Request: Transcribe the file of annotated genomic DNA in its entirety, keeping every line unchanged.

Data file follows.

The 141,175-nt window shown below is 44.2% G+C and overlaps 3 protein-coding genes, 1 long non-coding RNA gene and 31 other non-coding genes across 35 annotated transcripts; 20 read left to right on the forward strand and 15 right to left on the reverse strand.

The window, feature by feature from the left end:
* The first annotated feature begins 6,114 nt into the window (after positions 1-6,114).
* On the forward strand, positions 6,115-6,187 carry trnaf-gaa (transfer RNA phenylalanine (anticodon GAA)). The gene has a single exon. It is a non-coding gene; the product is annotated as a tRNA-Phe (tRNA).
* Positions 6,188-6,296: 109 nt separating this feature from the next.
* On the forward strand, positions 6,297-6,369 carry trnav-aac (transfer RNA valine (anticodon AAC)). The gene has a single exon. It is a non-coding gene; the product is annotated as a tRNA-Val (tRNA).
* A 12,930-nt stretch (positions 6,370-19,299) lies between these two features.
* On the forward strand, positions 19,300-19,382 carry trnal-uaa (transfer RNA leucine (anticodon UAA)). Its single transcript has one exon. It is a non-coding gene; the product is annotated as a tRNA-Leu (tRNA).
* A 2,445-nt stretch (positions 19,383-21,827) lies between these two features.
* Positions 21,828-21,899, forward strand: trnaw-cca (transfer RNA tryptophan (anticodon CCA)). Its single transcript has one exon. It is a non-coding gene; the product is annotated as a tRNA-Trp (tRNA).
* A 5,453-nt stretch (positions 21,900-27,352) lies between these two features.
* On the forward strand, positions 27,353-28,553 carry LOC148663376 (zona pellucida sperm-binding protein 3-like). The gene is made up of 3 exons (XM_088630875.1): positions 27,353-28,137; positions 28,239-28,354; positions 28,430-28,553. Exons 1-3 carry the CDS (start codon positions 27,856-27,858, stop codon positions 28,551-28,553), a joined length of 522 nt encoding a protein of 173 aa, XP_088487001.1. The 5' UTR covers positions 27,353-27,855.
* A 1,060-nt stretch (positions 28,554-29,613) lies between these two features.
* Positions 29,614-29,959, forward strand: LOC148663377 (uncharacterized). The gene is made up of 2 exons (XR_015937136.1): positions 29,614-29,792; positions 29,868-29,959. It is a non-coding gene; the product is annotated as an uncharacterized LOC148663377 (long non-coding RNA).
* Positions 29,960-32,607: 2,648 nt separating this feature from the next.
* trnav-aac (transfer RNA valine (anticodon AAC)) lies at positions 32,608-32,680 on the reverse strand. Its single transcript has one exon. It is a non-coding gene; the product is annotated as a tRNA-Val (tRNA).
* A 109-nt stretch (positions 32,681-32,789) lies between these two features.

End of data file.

The 141,175-nt window shown below is 44.2% G+C and overlaps 3 protein-coding genes, 1 long non-coding RNA gene and 31 other non-coding genes across 35 annotated transcripts; 20 read left to right on the forward strand and 15 right to left on the reverse strand.

The window, feature by feature from the left end:
* The first annotated feature begins 6,114 nt into the window (after positions 1-6,114).
* On the forward strand, positions 6,115-6,187 carry trnaf-gaa (transfer RNA phenylalanine (anticodon GAA)). The gene has a single exon. It is a non-coding gene; the product is annotated as a tRNA-Phe (tRNA).
* Positions 6,188-6,296: 109 nt separating this feature from the next.
* On the forward strand, positions 6,297-6,369 carry trnav-aac (transfer RNA valine (anticodon AAC)). The gene has a single exon. It is a non-coding gene; the product is annotated as a tRNA-Val (tRNA).
* A 12,930-nt stretch (positions 6,370-19,299) lies between these two features.
* On the forward strand, positions 19,300-19,382 carry trnal-uaa (transfer RNA leucine (anticodon UAA)). Its single transcript has one exon. It is a non-coding gene; the product is annotated as a tRNA-Leu (tRNA).
* A 2,445-nt stretch (positions 19,383-21,827) lies between these two features.
* Positions 21,828-21,899, forward strand: trnaw-cca (transfer RNA tryptophan (anticodon CCA)). Its single transcript has one exon. It is a non-coding gene; the product is annotated as a tRNA-Trp (tRNA).
* A 5,453-nt stretch (positions 21,900-27,352) lies between these two features.
* On the forward strand, positions 27,353-28,553 carry LOC148663376 (zona pellucida sperm-binding protein 3-like). The gene is made up of 3 exons (XM_088630875.1): positions 27,353-28,137; positions 28,239-28,354; positions 28,430-28,553. Exons 1-3 carry the CDS (start codon positions 27,856-27,858, stop codon positions 28,551-28,553), a joined length of 522 nt encoding a protein of 173 aa, XP_088487001.1. The 5' UTR covers positions 27,353-27,855.
* A 1,060-nt stretch (positions 28,554-29,613) lies between these two features.
* Positions 29,614-29,959, forward strand: LOC148663377 (uncharacterized). The gene is made up of 2 exons (XR_015937136.1): positions 29,614-29,792; positions 29,868-29,959. It is a non-coding gene; the product is annotated as an uncharacterized LOC148663377 (long non-coding RNA).
* Positions 29,960-32,607: 2,648 nt separating this feature from the next.
* trnav-aac (transfer RNA valine (anticodon AAC)) lies at positions 32,608-32,680 on the reverse strand. Its single transcript has one exon. It is a non-coding gene; the product is annotated as a tRNA-Val (tRNA).
* A 109-nt stretch (positions 32,681-32,789) lies between these two features.